Details about map content are available here Click on the map dots to view record details.
Summary: Amanita aprica is a common, spring-fruiting, yellow- to yellow-orange-capped species similar to A. gemmata and A. muscaria. The cap margin is non-striate or faintly striate; the volva all around the base of the white stem like Amanita 'pantherina' but with broken concentric bands above this like Amanita muscaria; the white universal veil thinly covering the cap, breaking up partially, or sometimes breaking into floccose warts; and the partial veil forming a fragile membranous ring. Collections examined from BC, WA, OR, CA, (Tulloss); it is common in the Pacific Northwest (Lindgren) and occurs in ID (Andrew Parker, pers. comm.).
Cap: 5-15cm spherical then convex to flat, margin inrolled at first; "bright yellow to yellow-orange, occasionally orange"; "surface usually covered with thin, stretched universal veil", tacky [sticky] when moist, sometimes with marginal remnants and / or with faint striations [Amanita muscaria and A. 'pantherina' are striate at edges], (Lindgren), 5-15cm across, spherical at first, then convex to flat-convex, finally flat with or without depressed disc, margin inrolled at first, slightly uplifted when old; "bright yellow to egg yellow to lemon yellow or bright orangish yellow, occasionally orange (especially over disc), colors sometimes fading and becoming duller after exposure to sun"; bald, tacky to subviscid where cap cuticle exposed at maturity or in moist weather, margin nonstriate or faintly striate (even when old), sometimes bearing fragments of partial veil, the universal veil seen 'as thin appressed downy fibrils or small floccose warts or patches or as a nearly complete floccose-felted to "woolly-felted" covering, or as a nearly complete covering of confluent broadly subpyramidal warts, white to creamy white to yellowish white, detersile', quite commonly remaining attached over much of cap cuticle and becoming thinner as stretched by expanding cap, (Tulloss)
Flesh: 0.6-2cm thick at stem, thinning evenly to less than 0.2cm thick at margin; white, yellow next to cap surface; in stem "white to pale yellow, infrequently with brownish stains in spots on cut surface", (Tulloss)
Gills: close to subdistant, subgills numerous and truncate [end abruptly]; white to creamy white; gill edges fimbriate [fringed], (Lindgren), free to seceding, with faint decurrent lines on stem apex, close to subdistant, 0.5-1.2cm broad, broadest at midpoint, subgills numerous, "truncate to excavate-truncate"; white to creamy white, unchanging when cut or bruised; edges fimbriate and sometimes uneven, (Tulloss)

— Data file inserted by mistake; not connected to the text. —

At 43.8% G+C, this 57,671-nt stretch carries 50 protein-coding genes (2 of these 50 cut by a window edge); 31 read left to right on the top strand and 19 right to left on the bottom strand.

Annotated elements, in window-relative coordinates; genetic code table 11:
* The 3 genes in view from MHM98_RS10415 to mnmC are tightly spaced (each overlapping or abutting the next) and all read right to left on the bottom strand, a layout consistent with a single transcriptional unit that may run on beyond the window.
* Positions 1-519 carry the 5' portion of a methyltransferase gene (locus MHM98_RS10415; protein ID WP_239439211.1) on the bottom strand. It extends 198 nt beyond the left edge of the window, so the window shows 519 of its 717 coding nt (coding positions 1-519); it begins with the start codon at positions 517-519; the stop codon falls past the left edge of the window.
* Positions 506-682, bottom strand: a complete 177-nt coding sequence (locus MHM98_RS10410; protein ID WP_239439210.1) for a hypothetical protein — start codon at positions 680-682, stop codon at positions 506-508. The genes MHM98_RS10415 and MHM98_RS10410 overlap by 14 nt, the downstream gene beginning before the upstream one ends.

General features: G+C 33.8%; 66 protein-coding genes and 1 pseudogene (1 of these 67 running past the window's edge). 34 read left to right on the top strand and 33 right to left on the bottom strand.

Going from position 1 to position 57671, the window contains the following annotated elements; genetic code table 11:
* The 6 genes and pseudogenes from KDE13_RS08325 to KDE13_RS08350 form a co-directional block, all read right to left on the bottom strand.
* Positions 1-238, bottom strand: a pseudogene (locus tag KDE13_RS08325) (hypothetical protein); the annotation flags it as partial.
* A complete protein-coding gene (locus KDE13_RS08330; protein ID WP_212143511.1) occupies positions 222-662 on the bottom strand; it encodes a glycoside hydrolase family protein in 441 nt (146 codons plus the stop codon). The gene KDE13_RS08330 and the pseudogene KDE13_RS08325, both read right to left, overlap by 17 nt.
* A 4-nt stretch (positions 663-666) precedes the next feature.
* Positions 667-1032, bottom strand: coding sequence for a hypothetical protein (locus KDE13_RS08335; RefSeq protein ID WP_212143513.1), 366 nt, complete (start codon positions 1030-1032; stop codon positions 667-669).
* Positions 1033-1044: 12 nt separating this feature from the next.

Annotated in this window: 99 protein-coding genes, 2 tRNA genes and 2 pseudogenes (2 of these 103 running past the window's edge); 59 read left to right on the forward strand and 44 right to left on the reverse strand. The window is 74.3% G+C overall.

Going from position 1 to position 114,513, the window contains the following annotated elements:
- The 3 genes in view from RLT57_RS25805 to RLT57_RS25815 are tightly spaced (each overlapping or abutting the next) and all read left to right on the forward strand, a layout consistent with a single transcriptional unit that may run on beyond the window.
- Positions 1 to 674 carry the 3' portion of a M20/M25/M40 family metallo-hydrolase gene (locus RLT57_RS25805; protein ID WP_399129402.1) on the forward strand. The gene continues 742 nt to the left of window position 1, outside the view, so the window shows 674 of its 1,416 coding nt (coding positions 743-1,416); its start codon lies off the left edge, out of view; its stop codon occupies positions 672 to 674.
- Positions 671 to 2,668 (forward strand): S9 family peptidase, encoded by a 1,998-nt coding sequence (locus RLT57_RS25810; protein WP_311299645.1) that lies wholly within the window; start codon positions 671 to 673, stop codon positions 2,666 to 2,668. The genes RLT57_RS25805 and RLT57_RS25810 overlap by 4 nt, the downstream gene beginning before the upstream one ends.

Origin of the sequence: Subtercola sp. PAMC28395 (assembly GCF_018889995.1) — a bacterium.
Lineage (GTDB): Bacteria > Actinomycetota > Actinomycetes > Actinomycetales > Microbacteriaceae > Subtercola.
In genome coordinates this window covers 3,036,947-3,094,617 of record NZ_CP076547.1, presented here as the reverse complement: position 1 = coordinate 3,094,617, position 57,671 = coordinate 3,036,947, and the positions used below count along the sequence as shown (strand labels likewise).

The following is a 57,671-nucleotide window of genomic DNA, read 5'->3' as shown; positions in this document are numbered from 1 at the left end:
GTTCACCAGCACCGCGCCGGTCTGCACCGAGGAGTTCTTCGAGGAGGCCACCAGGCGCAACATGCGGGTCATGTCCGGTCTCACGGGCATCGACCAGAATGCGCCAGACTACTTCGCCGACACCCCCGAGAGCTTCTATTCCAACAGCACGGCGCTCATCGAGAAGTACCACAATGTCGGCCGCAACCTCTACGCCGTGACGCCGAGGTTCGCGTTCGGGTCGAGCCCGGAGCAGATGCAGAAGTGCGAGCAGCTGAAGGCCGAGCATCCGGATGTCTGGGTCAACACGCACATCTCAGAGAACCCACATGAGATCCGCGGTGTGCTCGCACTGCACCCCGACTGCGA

Stem: 3.5-9cm x 1.5-3.5cm, usually equal; stuffed to hollow when old; "white to cream, bruising brownish where handled"; pruinose to scurfy below ring, (Lindgren), 3.3-9.1cm x 1.4-3.5cm, usually cylindric, occasionally widening downward, "firmly stuffed with white tissue when young, becoming hollow or partially hollow", bulb often not distinct, merely clavate base of stem (1)1.6-3.4cm x 1.8-4(5)cm, with either rounded or pointed base, sometimes slightly rooting; stem "white to cream to creamy tan, bruising light tan where handled"; "pruinose to flocculose to scurfy below partial veil, flocculence in young specimens easily removed by handling", (Tulloss), VOLVA a cup at the base that has a clean limb where top of cup broken evenly around rim and does not roll out, white to cream, low, close-fitting, margin free, collar is all around the base like Amanita 'pantherina' but broken concentric bands above this like A. muscaria, (Lindgren, pers. comm.), "low free limb encircling top of bulb, white to cream to creamy tan to pale tan, seldom rolled outward", 0.1-0.3cm thick at about half height of limb, 2.5-3.8cm from base of bulb to highest point on limb, sometimes also as detersile rings on lower stem above limb, also often left in soil or as patches or warts on stem, (Tulloss)
Veil: superior to median ring, white to cream, membranous yet fragile, skirt-like or collapsing on stem, may be transient, (Lindgren), superior to median ring, white to cream, "felted-membranous at first, soon fragile, skirt-like", sometimes collapsing on stem, sometimes disappearing; universal veil remnants found as the volva and also found on cap, (Tulloss)